“I didn’t feel sad or happy. I didn’t feel proud or ashamed. I only felt that in spite of all the things I’d done wrong, in getting myself here, I’d done right”.
Cheryl Strayed, Wild: From Lost to Found on Pacific Crest Trail.
Wild (2014, dir. Jean-Marc Vallée) is a story of the redemptive power of the road. Based on Cheryl Strayed’s memoir of the same name, The Pacific Crest Trail in all of its 1100 miles is a physical and psychological challenge for our heroine, forcing her out of destructive behaviour and grief into a more focused and considered mindset.
Told through the linear narrative of Cheryl’s (Reese Witherspoon) trek with fragmented flashbacks along the way, Wild never gives the viewer a full snapshot of her past. While at times this can be frustrating, her trauma never fully being explored on screen, Vallée’s nuanced approach to storytelling is ultimately highly effective in its psychological realism. We hear Cheryl’s inner monologue on the trail in the form of half-thoughts, fragmented distress and frustrated outcries. Following the meandering course of her thoughts we are led into impulsive flashbacks and immersed in music.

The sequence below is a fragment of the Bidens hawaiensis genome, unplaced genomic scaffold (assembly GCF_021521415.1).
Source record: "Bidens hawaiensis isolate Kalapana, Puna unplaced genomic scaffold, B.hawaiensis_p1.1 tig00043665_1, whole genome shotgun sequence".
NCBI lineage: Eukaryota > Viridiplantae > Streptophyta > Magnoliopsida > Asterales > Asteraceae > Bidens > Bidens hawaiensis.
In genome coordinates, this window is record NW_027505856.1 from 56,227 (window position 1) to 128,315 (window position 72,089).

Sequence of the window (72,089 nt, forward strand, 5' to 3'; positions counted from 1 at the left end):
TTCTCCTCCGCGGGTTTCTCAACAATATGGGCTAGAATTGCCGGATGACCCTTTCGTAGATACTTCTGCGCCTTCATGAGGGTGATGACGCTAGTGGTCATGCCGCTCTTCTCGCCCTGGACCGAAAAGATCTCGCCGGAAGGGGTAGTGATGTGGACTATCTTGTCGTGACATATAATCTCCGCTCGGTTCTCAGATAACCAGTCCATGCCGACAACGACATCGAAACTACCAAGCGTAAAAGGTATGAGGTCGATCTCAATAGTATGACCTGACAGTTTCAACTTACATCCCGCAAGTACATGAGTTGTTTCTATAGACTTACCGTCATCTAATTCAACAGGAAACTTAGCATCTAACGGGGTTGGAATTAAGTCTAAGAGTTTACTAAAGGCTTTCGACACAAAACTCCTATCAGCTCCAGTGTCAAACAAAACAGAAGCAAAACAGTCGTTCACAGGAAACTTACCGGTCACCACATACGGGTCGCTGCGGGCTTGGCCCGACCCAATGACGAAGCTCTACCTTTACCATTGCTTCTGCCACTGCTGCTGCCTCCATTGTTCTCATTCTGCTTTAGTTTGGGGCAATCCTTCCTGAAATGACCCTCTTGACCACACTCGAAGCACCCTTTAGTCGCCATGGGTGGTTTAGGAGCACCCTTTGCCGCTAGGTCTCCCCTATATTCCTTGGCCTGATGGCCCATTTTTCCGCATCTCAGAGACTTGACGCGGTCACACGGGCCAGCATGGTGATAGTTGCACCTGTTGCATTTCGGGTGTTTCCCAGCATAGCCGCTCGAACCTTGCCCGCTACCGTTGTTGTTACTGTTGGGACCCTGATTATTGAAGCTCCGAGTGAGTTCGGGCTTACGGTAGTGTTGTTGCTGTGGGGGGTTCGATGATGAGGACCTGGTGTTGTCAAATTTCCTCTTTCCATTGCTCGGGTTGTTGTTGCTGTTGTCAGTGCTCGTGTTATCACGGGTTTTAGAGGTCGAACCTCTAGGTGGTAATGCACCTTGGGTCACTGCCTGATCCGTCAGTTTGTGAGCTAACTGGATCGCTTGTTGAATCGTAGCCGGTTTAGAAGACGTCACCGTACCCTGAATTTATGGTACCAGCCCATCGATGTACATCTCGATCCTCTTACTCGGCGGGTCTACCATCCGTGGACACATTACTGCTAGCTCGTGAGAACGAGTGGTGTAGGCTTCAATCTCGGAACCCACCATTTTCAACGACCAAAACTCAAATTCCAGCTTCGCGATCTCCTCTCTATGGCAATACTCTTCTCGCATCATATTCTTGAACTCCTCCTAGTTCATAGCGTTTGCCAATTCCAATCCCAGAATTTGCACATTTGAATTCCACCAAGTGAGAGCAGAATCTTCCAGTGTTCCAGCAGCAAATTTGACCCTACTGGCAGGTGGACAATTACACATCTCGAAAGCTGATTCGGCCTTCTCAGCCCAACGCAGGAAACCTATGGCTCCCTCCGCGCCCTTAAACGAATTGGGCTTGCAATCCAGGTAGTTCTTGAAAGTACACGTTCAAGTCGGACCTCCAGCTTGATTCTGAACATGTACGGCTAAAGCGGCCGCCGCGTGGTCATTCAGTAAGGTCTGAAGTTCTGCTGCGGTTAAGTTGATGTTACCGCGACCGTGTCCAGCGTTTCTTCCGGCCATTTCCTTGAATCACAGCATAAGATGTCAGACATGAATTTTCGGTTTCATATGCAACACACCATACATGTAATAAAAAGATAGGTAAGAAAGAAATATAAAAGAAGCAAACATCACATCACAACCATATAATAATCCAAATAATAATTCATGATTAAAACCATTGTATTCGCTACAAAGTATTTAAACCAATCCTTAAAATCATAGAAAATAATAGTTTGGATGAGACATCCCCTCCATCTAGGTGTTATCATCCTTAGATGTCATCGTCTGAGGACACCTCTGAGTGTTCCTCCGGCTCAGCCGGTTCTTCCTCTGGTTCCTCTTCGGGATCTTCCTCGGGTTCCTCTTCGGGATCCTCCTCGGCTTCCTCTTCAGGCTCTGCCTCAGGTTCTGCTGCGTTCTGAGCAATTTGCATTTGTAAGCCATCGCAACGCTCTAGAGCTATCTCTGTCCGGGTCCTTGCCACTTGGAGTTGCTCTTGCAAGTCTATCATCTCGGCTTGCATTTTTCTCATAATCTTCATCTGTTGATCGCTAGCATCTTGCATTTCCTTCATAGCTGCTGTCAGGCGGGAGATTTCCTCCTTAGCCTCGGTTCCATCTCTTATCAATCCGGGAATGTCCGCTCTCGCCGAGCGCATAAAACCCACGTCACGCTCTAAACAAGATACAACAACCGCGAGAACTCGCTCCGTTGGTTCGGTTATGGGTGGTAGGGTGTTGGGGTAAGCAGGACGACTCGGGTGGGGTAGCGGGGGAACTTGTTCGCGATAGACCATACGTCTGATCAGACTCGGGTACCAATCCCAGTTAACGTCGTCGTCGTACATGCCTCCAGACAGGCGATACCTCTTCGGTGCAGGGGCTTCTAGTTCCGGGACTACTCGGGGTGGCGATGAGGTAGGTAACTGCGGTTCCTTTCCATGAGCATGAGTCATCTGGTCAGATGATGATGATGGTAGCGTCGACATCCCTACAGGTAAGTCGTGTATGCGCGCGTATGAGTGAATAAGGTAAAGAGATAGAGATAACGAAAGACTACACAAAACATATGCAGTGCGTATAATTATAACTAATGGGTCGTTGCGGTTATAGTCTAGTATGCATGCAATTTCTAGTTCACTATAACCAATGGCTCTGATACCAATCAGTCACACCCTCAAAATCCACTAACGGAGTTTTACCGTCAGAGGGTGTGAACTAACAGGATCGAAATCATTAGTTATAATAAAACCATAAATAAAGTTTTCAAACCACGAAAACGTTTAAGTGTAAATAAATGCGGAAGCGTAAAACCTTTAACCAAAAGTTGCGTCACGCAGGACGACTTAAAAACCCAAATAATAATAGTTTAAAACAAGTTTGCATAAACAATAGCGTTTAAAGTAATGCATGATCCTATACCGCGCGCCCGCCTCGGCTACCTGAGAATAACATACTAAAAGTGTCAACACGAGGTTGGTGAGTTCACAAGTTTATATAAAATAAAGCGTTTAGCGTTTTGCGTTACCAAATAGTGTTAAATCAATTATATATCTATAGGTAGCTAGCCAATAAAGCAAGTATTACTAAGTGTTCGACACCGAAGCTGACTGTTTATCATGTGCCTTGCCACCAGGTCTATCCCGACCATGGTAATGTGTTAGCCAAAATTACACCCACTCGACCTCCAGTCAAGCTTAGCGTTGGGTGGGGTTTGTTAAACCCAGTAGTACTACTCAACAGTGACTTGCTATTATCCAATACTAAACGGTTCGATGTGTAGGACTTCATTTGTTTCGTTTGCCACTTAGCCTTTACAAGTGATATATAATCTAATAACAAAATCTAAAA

Witherspoon is brilliant as Cheryl Strayed. Acknowledging herself that Cheryl is her most difficult role, her performance feels earthy and honest with real emotional depth. It was also refreshing to see an ‘epic journey’ film with such an identifiable heroine. Cheryl faces real struggles and is woefully underprepared for the harsh realities of the The Pacific Crest Trail, at one point throwing away her walking boots in a fit of rage and walking the rest of that leg in taped up flip flops.
The incredible landscapes portrayed in Wild are shot with real panache by Vallée. Making use of the long angle lens, he frames Cheryl dwarfed by the world around her, reminding us of her vulnerability and the extreme isolation of the trail she has chosen. Indeed the biggest dangers faced by Cheryl come from fellow human beings. There are several incredibly tense moments where she finds herself vulnerable to men in the wilderness, highlighting her weaknesses as a woman travelling alone through such a lonely area.
But ultimately Wild is a story of female empowerment. Leaving behind her old life and old relationships, Cheryl strikes out on her own to discover something about herself and reconnect with her identity long ago eroded in connection with others. While at times I felt it hard to connect with Cheryl as much as Vallée intends us to, perhaps down to the fragmented nature of the storytelling, Witherspoon’s portrayal is highly empathetic and moving. An inspirational tale of self-discovery and adventure, Wild is a must see.
Catch Wild at Phoenix from Fri 13 – Thu 19 Feb